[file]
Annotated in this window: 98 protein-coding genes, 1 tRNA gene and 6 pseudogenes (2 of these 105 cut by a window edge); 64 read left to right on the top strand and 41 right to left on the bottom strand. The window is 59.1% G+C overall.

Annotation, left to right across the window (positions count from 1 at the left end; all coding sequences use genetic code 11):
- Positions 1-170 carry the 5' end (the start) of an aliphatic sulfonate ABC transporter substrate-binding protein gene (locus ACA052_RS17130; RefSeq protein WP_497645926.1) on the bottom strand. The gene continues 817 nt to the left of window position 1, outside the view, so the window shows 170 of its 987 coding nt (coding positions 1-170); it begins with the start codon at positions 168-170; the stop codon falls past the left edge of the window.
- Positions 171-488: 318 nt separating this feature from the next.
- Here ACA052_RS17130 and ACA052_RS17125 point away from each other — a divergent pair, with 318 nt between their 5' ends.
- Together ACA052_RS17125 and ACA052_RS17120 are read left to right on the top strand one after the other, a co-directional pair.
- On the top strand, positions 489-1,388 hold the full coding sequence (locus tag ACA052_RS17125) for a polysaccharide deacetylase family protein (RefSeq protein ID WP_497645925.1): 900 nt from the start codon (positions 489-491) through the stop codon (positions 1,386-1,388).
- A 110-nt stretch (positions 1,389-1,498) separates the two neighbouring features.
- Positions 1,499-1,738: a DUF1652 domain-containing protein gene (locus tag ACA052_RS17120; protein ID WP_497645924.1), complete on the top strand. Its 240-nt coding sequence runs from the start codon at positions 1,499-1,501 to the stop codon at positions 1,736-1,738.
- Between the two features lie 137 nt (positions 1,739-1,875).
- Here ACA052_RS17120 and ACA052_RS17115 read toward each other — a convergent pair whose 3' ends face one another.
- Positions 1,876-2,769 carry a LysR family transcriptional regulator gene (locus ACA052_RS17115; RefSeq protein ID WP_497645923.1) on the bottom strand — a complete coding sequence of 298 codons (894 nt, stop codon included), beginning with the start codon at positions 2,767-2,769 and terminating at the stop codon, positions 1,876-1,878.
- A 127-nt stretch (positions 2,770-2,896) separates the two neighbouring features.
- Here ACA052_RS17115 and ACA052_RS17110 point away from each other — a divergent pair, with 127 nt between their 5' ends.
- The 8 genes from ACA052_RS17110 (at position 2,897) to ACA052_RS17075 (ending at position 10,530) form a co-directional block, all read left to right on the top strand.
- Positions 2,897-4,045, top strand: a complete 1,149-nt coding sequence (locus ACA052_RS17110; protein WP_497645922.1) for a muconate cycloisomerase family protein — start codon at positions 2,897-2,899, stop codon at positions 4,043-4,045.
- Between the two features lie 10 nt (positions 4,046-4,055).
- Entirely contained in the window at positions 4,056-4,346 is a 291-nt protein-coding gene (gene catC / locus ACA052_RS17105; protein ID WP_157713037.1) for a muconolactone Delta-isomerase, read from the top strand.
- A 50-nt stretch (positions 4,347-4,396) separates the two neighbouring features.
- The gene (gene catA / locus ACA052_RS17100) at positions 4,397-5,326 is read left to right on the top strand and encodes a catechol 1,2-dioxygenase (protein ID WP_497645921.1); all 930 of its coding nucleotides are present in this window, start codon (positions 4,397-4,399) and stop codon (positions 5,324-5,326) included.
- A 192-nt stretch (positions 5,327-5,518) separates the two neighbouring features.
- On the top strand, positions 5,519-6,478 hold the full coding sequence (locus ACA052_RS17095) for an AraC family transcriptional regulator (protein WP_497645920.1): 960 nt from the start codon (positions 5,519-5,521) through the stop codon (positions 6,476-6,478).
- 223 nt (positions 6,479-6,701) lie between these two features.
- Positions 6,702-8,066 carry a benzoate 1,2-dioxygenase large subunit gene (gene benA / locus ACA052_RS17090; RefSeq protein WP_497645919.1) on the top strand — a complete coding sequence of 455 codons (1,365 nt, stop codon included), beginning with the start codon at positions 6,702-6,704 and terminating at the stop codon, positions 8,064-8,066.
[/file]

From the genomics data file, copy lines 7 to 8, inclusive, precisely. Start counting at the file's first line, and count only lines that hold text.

- On the top strand, positions 489-1,388 hold the full coding sequence (locus tag ACA052_RS17125) for a polysaccharide deacetylase family protein (RefSeq protein ID WP_497645925.1): 900 nt from the start codon (positions 489-491) through the stop codon (positions 1,386-1,388).
- A 110-nt stretch (positions 1,389-1,498) separates the two neighbouring features.